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Chapter 6, First Letters to and from L.

27 September 2008

Dear L. and D.,

Hi! God bless you! How are you? Thanks for your reply to my email with the photos of my grandkids. I wanted to reply then, but that was shortly before I began my testing and I just didn’t get to it. You’re some of the few people I know who have some first-hand knowledge of this kind of challenge and the only one I know personally who recovered so fully from “hopeless case” status.

I’m sending you the (slightly edited) messages I sent to my folks about my news. I don’t want to overload you, but it seems like a convenient way to explain as I’ve already written it all once. Actually, I have many questions that a nutritionist could answer, but I haven’t been able to find one here. Can you recommend a nutritionist who would be willing to communicate via email or a website that might offer an opportunity for getting some feedback? Either way, I’d love to hear from you when you have the time.

Lots of love, Me

So, here are my email messages to my family: #1, #2,#3

(See Chapter 5, Sharing the News)

Reply from L.: Oct 1, 2008

Dear ______,

I have been away from my computer for several days and just now read your e-mail.

I’m sure you are feeling a terrible shock from your recent diagnosis; what always makes matters worse is that now you have to gather together all the information and decide on a course of action. We felt that our anxiety lessened once we decided how we were going to proceed and we could throw ourselves into our active pursuit of getting well.

I spent many months reading endless books on cancer and alternative treatments. D’s tumor (and almost half a lung were removed) and then he had chemo and radiation. I can understand your reluctance to consider the poison/burn routine and your use of herbal remedies to strengthen your liver. I hope you have someone who can give you good advice on these choices.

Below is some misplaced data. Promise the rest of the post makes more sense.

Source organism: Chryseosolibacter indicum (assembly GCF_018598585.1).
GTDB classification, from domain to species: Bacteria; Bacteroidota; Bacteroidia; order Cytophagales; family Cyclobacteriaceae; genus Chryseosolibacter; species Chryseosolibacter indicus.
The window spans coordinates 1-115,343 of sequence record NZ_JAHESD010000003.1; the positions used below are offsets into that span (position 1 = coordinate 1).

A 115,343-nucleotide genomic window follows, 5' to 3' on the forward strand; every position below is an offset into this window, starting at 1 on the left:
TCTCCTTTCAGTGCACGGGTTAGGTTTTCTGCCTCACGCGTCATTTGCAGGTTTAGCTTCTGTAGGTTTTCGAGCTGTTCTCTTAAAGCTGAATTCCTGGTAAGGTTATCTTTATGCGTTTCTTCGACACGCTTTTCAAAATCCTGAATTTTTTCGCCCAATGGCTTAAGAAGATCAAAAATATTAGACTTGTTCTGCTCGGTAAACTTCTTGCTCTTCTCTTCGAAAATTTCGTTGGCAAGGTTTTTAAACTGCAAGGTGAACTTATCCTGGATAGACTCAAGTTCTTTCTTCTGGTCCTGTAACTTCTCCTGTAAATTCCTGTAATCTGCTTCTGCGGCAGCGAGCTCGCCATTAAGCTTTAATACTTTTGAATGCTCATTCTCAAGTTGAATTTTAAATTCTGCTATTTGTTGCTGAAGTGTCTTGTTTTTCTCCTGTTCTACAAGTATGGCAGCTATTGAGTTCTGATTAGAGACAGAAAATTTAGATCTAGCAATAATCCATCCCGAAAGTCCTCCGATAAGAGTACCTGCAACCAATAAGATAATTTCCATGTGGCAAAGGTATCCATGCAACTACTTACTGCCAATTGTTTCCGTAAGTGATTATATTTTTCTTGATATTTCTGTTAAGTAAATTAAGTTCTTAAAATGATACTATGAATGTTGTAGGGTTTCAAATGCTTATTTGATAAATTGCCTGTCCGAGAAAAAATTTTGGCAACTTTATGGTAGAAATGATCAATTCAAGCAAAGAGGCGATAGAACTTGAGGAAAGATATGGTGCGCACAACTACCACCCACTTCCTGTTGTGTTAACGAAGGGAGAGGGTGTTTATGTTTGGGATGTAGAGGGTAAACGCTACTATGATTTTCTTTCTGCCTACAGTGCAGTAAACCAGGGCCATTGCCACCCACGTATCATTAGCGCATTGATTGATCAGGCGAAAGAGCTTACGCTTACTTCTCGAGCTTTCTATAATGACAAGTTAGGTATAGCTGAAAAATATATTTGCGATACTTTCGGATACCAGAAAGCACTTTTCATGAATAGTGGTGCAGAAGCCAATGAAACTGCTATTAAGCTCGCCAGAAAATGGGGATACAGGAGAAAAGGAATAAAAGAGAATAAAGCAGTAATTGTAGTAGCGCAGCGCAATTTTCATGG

“The Cancer Battle Plan” gave us so much hope and also gave us the feeling that we could influence the outcome of this struggle. It seemed to pull together much of the information I found in many books and articles on alternative approaches to cancer and we just decided to plunge into its recommendations, even though it was extremely difficult.

We never found a nutritionist in our city who had any clue about this approach, so we decided to just craft our own diet. I am so sorry I do not have a nutritionist to recommend, but I would be very happy to try to answer any questions you might have, based on our own construction of the diet.

I am going to try to give you the broad outlines of what we did:

1. In the first two or three months, after chemo, radiation and surgery, D. drank about three glasses of freshly made juices each day. It is imperative to have a juicer or blender of some sort. The juices were primarily carrot, celery and broccoli, with a major emphasis on carrot.

I remember I was buying 25 pounds of carrots a week for those first few months. This was not a juice fast, however; he did eat other foods but not huge quantities of them.

2. He only drank distilled water (for the first three years)—no coffee, tea, soft drinks, or alcohol.

3. He only ate fruit when he got up in the morning, and not much of that initially. Cancer thrives on sugar or all kinds. He remembers eating a banana in the mornings, or occasionally an apple, but he waited several hours after eating the fruit before eating anything else. (It is the “Fit for Life” diet mentioned in “The Cancer Battle Plan.”)

4. I made lots of soups with vegetables (onions, cabbage,carrots, celery, ginger, bok choy, lemon juice) and usually added tofu to them for protein. He did not eat any animal protein for at least three years, and then added fish only. I am not sure you should eat tofu. It will be necessary to learn if your tumor is estrogen-sensitive. If it is, do not eat tofu or any soy products. You will have to get your protein from beans, seeds and nuts. He ate lots of salads with seeds and nuts. He did not eat many carbs (rice, potatoes, etc.)–just small amounts each day. He lost a lot of weight!

5. He had no sugar, no dairy, no oils but olive oil and flax seed oil.

We did not eat in restaurants for a very long time…

6. He took huge quantities of vitamins and supplements each day. I think it may be very difficult for you to find some of these things in Vietnam (like pancreatic enzymes). I remember he took about 18 grams of Vitamin C per day and I can’t remember all the others, but the “Cancer Battle Plan” lists them all and gives some recommended doses. He did not take shark cartilege, which I think is suggested in that book.

Coordinating this in Vietnam will be difficult, I think.

7. He did coffee enemas every day, I think, for many years. This is very time-consuming (about an hour and a half a day) and during that time, I think he read books for fun (on baseball!). Even now he continues to do enemas, but with distilled water, not tap water.

It has been fourteen years since his diagnosis, and of course, we can’t know what cured him, but I think this approach, though difficult, had a very big role to play.

Please write to me again and let me know how you are doing and what your course of action will be. I’d be so happy to think through the diet with you.

Love and good wishes,

L.

October 4, 2008

Dear L,